Antitumor effect of PTT with PFIRM. (A) Schematic design of hydrogel. IMQ: imiquimod, Rop: ropivacaine, PF: PF127. (B) Schematic showing the experimental operation procedure for testing the inhibition of tumor growth. (C) Tumors removed from mice after indicated treatment. (D) Average tumor growth curves (n=5). (E)TUNEL staining of tumor sections. Nuclei were stained with DAPI. Scale bar is 50 μm. (F) Survival curves of tumor-bearing mice after indicated treatment (n=5). (G) Schematic showing the experimental operation procedure for testing the inhibition of tumor metastasis to the lung. (H) Representative images of lung of mice after indicated treatment. (I) Statistical results (n=3) from (H). Data represent mean ± SD. *P < 0.05, **P < 0.01 and ***P < 0.001. 'NS' to indicate non-significance. PFI: ICG-loaded PF127 hydrogel, PFIR: ropivacaine-loaded PFI hydrogel, PFIM: imiquimod-loaded PFI hydrogel, PFIRM: imiquimod and ropivacaine co-loaded PFI hydrogel.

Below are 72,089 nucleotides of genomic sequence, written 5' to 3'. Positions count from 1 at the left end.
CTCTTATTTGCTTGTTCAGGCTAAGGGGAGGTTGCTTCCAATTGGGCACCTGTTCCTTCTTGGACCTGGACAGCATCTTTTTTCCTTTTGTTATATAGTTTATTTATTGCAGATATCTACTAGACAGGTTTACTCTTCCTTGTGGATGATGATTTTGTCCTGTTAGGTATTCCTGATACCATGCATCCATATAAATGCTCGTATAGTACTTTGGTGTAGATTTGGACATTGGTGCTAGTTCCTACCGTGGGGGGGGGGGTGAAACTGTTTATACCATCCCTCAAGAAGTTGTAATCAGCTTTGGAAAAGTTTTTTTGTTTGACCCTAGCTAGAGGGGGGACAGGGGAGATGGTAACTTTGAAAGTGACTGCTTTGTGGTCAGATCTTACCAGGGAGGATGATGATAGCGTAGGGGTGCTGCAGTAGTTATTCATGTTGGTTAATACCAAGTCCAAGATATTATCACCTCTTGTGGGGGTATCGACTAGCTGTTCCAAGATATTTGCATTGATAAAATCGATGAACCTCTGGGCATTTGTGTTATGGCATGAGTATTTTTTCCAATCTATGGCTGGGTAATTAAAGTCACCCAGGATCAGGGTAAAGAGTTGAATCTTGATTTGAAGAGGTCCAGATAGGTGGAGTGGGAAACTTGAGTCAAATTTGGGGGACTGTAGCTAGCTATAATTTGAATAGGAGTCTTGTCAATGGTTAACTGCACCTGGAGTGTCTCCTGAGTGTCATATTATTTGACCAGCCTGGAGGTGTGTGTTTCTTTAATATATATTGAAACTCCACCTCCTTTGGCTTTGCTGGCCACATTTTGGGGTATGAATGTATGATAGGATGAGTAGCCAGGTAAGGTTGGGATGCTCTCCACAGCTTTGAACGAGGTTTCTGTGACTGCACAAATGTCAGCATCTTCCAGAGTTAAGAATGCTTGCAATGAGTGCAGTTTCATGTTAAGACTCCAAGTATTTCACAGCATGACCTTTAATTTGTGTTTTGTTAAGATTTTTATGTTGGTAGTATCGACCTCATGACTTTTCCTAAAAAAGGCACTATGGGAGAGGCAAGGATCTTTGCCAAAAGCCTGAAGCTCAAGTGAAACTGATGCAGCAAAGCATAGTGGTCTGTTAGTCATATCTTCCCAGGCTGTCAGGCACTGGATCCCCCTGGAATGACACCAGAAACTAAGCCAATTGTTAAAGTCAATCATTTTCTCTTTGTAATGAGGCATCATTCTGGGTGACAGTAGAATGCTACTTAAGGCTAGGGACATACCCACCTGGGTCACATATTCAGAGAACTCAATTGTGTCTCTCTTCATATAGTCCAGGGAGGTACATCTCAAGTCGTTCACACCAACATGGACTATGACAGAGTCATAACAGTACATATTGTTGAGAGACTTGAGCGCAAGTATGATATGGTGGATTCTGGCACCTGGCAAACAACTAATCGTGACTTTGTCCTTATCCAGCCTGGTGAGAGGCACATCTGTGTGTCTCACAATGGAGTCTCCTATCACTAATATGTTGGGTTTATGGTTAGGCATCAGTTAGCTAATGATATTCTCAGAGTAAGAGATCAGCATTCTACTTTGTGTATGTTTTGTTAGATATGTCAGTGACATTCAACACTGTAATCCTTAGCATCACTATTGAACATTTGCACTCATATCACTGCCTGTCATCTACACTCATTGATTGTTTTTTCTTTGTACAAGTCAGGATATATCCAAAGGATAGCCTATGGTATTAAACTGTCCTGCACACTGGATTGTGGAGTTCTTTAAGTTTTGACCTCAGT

Furthermore, the efficacy of PTT using PFIRM was assessed in subcutaneous tumor-bearing mice (Figure S15). Mice were randomly divided into five groups and subjected to PTT for three times (Figure 5B and Figure S16). As shown in Figure 5C, the tumors of PFIRM-treated mice were the smallest among all groups. In addition, PTT using PFIR or imiquimod-loaded PFI (PFIM) showed mild antitumor effects, whereas PTT using PFIRM exerted strong antitumor effects (Figure 5D). Specifically, the tumor growth in PFIRM-treated mice was significantly slower than that in PFI-, PFIR-, or PFIM-treated mice, indicating that different components in the hydrogel had a synergistic effect against tumors (Figure 5D). Furthermore, TUNEL assay showed the most obvious tumor cell apoptosis following PTT with PFIRM (Figure 5E). Notably, there were no significant differences in body weight, physiological structure and function of the major organs of the mice between the different treatment groups, suggesting that PTT using hydrogels had a good biosafety profile (Figure S17). Moreover, the survival curves of the tumor-bearing mice were plotted. As shown in Figure 5F, PTT using PFIRM significant extended the median survival time of mice to 40 days which was longer than that of any other group of mice. Notably, the median survival time of cisplatin-treated mice was 24 days which was much shorter than that of PFIRM-treated mice (Figure S18). Besides, we examined the metastasis of tumors to the lungs in mice after different treatment (Figure 5G). The results showed that PFIRM-treated mice had significantly fewer lung nodules than the other groups (Figure 5H-I). These results indicate that PFIRM-mediated PTT has strong antitumor effects.